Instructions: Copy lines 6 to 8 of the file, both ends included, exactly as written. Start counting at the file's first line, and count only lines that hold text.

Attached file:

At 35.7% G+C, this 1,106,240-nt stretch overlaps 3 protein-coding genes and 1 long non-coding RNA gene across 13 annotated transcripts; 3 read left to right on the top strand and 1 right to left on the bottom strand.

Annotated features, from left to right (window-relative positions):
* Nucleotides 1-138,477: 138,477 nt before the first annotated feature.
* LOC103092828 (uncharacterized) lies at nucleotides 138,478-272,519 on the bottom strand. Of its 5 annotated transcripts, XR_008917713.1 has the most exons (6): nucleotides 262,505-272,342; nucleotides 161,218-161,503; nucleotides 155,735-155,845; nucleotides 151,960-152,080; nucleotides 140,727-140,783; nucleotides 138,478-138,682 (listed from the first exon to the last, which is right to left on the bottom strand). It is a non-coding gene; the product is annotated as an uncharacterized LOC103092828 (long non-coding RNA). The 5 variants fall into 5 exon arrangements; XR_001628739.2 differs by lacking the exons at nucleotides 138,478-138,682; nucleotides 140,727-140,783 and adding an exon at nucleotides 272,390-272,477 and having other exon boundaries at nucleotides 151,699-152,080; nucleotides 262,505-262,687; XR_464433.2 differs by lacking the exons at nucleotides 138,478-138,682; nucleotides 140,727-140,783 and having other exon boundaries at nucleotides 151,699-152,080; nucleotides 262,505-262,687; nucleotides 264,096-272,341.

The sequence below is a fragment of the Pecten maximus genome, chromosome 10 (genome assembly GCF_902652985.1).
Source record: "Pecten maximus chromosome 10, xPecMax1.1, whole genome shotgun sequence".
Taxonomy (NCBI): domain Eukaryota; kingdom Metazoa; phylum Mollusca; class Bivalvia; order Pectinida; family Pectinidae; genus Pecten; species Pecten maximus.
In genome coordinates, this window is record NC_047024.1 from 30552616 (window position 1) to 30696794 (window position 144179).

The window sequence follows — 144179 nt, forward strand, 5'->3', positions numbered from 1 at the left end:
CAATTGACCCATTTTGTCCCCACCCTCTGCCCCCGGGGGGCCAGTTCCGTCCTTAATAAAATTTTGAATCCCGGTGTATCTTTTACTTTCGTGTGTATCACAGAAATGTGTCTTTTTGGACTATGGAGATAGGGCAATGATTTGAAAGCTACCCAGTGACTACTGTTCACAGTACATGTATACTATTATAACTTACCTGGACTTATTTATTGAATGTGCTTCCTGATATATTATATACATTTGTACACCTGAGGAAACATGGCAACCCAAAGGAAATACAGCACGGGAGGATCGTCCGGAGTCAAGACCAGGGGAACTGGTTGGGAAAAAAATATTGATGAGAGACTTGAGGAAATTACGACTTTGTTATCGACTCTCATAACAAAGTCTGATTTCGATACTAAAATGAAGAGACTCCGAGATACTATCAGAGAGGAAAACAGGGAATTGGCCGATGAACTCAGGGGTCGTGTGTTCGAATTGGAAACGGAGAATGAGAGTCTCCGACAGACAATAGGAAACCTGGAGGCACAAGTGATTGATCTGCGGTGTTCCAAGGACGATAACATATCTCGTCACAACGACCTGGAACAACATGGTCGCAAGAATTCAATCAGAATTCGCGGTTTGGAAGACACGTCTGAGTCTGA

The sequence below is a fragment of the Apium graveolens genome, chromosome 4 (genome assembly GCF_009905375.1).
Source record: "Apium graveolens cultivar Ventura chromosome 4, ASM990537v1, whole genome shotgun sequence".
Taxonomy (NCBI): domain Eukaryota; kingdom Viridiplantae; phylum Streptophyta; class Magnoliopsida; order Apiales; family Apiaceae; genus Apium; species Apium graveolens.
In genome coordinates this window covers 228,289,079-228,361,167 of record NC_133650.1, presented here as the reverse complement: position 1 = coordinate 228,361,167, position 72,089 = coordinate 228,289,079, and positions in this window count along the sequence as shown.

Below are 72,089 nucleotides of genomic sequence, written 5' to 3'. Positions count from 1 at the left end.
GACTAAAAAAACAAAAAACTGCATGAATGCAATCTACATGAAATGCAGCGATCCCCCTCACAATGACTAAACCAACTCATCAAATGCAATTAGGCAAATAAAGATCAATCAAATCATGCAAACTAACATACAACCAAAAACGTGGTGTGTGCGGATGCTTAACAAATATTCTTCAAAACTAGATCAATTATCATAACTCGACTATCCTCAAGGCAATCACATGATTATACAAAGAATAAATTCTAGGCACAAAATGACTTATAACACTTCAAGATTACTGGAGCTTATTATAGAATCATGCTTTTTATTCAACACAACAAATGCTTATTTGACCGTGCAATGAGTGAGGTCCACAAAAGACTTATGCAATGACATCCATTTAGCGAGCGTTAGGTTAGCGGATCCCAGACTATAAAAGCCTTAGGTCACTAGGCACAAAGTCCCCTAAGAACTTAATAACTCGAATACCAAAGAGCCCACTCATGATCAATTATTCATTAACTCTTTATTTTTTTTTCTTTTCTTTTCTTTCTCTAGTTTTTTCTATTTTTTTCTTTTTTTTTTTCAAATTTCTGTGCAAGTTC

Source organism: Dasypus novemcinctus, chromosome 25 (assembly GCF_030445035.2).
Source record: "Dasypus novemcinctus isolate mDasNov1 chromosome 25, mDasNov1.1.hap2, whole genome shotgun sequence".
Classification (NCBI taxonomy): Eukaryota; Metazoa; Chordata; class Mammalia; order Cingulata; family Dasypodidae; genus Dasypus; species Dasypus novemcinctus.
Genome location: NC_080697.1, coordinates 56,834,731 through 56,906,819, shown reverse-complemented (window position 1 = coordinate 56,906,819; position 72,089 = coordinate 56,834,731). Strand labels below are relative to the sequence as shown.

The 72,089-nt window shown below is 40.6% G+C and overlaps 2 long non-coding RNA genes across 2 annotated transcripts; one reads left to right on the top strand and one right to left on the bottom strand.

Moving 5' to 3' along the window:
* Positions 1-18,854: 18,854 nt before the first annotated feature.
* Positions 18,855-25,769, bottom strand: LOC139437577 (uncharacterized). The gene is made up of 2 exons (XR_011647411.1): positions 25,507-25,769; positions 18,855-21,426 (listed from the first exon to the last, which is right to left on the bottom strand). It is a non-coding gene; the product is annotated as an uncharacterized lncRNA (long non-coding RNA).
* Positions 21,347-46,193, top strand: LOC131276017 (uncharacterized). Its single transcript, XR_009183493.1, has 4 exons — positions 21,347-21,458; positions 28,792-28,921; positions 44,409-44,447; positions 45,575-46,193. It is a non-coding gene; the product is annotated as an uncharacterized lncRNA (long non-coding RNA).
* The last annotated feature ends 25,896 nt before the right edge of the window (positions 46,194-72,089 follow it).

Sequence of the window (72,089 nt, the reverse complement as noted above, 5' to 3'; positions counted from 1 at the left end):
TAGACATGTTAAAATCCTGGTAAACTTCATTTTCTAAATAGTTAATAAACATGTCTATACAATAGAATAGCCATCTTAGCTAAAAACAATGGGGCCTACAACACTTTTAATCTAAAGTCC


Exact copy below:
Source record: "Pecten maximus chromosome 10, xPecMax1.1, whole genome shotgun sequence".
Taxonomy (NCBI): domain Eukaryota; kingdom Metazoa; phylum Mollusca; class Bivalvia; order Pectinida; family Pectinidae; genus Pecten; species Pecten maximus.
In genome coordinates, this window is record NC_047024.1 from 30552616 (window position 1) to 30696794 (window position 144179).